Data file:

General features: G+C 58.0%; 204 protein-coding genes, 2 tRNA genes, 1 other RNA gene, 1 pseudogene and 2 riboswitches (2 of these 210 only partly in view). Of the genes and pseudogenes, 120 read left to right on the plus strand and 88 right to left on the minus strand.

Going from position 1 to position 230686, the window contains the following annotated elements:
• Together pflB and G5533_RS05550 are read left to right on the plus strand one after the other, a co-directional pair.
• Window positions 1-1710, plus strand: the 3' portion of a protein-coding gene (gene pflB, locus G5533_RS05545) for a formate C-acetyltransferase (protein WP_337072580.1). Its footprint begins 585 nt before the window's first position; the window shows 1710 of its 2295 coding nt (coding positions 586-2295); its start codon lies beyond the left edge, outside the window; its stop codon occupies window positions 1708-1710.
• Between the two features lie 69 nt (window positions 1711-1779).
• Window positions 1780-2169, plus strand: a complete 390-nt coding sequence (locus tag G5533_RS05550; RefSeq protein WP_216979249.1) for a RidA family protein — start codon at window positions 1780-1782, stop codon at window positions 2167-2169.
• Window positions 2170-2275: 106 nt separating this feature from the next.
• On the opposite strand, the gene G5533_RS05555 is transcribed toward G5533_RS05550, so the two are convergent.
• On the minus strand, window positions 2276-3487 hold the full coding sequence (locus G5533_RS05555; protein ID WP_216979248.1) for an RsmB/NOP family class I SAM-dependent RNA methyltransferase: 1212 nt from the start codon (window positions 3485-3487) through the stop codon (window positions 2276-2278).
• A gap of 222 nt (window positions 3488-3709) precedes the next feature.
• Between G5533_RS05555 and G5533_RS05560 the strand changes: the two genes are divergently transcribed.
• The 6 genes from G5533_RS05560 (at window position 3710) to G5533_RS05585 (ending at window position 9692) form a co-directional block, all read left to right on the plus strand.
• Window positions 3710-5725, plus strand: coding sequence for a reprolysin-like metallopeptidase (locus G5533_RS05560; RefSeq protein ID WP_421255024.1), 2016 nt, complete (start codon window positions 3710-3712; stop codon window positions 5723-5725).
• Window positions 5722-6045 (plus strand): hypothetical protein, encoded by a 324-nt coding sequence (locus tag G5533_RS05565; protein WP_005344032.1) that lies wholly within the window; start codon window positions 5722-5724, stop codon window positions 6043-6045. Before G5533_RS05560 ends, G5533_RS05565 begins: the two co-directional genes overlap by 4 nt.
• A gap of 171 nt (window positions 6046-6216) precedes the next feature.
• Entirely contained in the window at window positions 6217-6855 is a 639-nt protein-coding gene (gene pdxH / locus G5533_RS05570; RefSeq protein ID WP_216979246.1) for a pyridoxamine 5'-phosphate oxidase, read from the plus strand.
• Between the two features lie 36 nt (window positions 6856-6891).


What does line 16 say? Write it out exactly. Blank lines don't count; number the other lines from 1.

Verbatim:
• Entirely contained in the window at window positions 6217-6855 is a 639-nt protein-coding gene (gene pdxH / locus G5533_RS05570; RefSeq protein ID WP_216979246.1) for a pyridoxamine 5'-phosphate oxidase, read from the plus strand.